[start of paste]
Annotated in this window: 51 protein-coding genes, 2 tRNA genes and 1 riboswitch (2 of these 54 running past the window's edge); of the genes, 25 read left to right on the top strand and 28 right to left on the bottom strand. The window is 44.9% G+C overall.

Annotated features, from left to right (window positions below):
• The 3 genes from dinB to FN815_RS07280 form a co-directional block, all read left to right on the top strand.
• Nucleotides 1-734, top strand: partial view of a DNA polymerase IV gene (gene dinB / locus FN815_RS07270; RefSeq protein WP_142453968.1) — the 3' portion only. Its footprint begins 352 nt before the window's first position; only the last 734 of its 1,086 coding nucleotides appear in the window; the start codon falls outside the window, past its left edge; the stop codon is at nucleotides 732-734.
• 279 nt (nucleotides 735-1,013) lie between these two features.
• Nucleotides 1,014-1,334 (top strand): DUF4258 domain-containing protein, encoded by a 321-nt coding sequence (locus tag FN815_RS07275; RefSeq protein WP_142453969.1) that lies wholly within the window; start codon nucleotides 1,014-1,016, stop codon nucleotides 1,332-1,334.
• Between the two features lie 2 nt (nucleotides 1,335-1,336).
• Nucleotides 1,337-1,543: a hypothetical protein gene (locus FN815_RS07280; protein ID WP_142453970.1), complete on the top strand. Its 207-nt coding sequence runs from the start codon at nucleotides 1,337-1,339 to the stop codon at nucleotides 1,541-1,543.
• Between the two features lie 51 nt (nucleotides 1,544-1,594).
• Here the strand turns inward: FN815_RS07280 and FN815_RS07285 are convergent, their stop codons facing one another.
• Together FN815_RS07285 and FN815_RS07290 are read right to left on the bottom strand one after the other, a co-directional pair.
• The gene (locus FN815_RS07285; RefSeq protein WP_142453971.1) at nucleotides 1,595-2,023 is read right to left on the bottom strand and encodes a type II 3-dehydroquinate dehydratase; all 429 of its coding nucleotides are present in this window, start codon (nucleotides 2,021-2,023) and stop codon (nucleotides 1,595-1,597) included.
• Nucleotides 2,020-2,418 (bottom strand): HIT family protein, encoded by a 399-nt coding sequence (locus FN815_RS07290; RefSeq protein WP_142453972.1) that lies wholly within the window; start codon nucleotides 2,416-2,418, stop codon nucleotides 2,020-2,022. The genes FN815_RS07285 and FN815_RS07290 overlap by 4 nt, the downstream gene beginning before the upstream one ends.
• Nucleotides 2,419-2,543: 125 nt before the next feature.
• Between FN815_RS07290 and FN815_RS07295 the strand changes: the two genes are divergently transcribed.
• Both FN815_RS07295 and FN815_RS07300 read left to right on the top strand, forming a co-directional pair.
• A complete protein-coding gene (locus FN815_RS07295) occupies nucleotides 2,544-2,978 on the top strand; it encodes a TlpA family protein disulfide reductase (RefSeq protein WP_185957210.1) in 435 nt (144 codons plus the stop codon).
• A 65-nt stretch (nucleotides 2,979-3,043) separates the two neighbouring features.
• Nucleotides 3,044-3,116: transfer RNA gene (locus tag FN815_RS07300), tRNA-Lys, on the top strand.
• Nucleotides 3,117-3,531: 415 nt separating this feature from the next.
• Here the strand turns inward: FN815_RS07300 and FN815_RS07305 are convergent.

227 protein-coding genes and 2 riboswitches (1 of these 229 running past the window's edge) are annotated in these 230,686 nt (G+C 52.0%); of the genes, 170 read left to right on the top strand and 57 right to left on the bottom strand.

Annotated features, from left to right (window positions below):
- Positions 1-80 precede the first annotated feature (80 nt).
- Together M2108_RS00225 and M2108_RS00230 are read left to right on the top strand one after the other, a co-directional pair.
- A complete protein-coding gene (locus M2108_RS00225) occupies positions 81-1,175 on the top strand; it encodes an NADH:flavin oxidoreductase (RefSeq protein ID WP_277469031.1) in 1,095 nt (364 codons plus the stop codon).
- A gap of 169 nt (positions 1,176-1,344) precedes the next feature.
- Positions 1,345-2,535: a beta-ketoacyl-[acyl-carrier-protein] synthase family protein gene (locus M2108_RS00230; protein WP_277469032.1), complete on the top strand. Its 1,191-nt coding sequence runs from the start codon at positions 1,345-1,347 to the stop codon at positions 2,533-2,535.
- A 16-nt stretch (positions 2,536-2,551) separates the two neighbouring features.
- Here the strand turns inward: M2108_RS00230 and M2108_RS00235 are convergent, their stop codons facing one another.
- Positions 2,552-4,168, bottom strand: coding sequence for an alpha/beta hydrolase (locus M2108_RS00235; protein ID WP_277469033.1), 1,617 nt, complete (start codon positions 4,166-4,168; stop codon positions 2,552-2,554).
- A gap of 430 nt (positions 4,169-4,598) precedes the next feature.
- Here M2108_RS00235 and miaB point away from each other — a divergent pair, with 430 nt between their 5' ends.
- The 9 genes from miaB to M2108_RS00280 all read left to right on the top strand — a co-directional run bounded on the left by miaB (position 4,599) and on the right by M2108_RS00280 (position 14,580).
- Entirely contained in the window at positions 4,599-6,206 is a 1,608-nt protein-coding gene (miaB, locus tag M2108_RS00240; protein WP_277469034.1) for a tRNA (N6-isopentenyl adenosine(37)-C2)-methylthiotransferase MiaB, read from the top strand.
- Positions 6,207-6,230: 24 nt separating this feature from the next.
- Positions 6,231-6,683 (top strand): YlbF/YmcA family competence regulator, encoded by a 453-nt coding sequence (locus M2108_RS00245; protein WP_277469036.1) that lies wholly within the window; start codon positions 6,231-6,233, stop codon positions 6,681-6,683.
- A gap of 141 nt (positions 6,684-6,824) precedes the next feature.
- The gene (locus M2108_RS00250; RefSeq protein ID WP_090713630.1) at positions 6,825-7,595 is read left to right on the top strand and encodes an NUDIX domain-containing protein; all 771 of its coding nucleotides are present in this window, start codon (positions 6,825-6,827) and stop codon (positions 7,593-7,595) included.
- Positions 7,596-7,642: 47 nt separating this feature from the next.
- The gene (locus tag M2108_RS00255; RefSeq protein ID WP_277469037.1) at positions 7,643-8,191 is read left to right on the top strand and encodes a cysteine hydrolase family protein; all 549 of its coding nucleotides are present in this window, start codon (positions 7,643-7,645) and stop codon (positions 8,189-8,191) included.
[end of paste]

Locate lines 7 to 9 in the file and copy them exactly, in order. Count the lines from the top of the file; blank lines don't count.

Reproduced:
• Between the two features lie 2 nt (nucleotides 1,335-1,336).
• Nucleotides 1,337-1,543: a hypothetical protein gene (locus FN815_RS07280; protein ID WP_142453970.1), complete on the top strand. Its 207-nt coding sequence runs from the start codon at nucleotides 1,337-1,339 to the stop codon at nucleotides 1,541-1,543.
• Between the two features lie 51 nt (nucleotides 1,544-1,594).